If you can get a cheap fix for the problem, maybe selling it on now could make sense. Without wanting to worry you too much, I'd be concerned about gearbox failure for any Golf MK4 built before 2002. There seems to be a high failure rate for them breaking around the 60K to 90K mileage mark, especially the DUU gearbox code. Repairs aren't cheap.

It was something to do with VW having used rivets in the original design. They can weaken over time, loosen themselves, and smash up the gearbox. After the problem became known to VW I'm told they came up with an improved design with bolts in models built from 2002 onwards. During the last few years I've read too many threads with people suffering the rivets busting up their MK4 gearboxes.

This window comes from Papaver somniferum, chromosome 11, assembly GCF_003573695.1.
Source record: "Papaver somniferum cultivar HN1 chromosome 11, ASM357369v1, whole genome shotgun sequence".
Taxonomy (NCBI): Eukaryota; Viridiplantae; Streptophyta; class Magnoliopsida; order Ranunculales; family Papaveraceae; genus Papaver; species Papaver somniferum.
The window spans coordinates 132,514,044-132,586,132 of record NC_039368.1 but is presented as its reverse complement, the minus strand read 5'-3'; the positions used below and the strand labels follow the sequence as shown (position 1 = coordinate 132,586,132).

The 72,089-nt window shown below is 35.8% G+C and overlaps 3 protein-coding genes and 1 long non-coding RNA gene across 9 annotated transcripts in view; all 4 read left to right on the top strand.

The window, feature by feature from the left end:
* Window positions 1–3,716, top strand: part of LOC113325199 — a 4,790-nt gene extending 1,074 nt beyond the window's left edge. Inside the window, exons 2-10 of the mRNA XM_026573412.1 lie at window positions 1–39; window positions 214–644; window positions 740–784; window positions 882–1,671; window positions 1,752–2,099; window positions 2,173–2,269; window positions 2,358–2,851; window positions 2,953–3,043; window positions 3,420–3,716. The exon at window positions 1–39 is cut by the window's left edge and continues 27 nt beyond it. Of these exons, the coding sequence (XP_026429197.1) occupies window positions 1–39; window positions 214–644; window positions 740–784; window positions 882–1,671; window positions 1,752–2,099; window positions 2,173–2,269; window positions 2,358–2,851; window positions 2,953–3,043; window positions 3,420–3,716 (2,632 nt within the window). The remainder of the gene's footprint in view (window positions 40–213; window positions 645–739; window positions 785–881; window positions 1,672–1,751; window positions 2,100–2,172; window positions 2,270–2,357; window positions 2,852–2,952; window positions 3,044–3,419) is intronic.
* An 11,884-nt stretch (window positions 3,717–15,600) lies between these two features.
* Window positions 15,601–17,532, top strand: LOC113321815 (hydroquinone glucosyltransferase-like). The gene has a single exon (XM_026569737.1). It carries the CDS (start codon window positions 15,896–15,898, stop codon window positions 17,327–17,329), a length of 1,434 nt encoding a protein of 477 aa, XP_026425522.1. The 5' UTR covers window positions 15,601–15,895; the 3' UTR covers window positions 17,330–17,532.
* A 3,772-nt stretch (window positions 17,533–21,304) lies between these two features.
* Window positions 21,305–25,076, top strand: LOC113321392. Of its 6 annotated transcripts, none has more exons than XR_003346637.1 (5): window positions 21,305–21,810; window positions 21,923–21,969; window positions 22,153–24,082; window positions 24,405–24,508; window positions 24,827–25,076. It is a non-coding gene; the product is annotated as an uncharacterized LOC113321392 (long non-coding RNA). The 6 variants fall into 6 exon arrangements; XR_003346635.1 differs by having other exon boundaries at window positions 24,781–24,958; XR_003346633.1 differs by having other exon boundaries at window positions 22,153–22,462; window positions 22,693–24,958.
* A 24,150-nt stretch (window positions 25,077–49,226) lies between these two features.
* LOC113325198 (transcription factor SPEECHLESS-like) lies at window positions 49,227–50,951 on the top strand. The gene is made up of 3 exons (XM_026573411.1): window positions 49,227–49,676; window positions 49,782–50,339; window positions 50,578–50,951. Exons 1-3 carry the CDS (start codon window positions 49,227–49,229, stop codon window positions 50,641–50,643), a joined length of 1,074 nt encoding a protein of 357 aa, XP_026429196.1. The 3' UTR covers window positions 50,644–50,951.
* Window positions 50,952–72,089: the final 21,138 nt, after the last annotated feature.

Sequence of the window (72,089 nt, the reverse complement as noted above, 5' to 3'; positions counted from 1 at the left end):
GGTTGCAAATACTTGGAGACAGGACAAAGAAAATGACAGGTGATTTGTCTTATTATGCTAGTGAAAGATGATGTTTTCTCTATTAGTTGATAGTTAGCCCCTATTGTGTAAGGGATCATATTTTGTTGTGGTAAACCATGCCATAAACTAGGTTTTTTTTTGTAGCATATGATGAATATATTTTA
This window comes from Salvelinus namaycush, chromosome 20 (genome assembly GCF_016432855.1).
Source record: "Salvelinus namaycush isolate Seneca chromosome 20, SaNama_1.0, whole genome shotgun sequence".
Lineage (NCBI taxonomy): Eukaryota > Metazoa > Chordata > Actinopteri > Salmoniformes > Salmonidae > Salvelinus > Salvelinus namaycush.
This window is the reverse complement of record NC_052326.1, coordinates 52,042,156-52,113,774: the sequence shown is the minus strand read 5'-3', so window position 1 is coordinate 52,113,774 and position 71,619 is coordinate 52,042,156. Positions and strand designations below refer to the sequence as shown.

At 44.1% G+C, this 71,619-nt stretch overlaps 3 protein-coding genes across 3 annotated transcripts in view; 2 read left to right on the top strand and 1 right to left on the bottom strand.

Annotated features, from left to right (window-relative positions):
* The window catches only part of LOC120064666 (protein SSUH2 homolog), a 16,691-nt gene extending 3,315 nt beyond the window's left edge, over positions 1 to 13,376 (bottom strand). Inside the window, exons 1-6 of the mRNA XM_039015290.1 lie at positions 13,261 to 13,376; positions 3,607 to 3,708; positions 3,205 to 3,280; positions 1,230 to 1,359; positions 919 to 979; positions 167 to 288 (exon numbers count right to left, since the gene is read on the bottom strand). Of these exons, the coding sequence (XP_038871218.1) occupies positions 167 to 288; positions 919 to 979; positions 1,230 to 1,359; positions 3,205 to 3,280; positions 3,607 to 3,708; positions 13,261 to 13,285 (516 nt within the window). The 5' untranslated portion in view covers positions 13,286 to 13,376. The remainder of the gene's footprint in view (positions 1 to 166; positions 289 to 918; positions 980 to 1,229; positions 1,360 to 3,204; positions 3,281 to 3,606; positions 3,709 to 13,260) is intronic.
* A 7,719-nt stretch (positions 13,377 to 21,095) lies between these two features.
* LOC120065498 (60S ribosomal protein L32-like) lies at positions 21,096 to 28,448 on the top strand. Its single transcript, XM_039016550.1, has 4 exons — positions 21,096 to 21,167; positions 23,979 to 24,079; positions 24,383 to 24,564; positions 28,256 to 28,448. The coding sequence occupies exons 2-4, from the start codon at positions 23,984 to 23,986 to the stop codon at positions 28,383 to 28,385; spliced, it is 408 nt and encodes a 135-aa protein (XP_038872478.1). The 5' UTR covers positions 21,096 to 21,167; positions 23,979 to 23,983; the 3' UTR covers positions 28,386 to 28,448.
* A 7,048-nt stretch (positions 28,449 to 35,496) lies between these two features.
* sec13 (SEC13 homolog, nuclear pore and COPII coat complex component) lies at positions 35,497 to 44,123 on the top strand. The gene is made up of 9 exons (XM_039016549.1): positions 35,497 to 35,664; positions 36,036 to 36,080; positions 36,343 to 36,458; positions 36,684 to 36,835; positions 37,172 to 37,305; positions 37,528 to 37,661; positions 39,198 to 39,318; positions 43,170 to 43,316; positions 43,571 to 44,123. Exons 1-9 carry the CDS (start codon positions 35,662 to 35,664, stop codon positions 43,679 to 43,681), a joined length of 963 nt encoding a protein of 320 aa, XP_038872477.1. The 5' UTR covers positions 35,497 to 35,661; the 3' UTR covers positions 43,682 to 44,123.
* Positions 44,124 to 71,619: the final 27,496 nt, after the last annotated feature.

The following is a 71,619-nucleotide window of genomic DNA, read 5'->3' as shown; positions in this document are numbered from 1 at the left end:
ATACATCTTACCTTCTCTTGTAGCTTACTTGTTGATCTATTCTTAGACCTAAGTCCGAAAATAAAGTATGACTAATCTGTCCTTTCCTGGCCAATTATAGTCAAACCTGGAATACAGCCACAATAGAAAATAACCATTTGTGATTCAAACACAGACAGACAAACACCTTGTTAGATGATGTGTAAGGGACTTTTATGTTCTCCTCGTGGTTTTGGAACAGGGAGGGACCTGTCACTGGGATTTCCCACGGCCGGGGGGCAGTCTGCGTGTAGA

# DUU THE NASTY illegitimate child

# Failure yet? OF COURSE ITS A DUU

http://uk-mkivs.net/forums/t/74888.aspx

With some pics.

http://uk-mkivs.net/forums/p/91609/669239.aspx#669239

Apparently it is the same across the range with DUU.

Volkswagen Gearbox Failure

This happened on my Seat Toledo 1.6 S (1999, UK : V reg) which uses a VW gearbox – code : DUU.

The VW gearbox is used across the range of VAG cars - Audi, VW, Seat, Skoda. Especially : Golf, Bora, Polo, Leon, Toledo.

http://www.btinternet.com/~a_hutton/VW_Gearbox_Failure.htm

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It's probably the fuel injection relay. The PCB cracks and causes intermittent cut out. It's located above the fuse box by your right knee. It's the tallest relay in that box. Take the cover off the relay and bend the PCB gently. You should see a tiny hair-line crack on a solder spot around the middle of the board if it's faulty. Very common fault.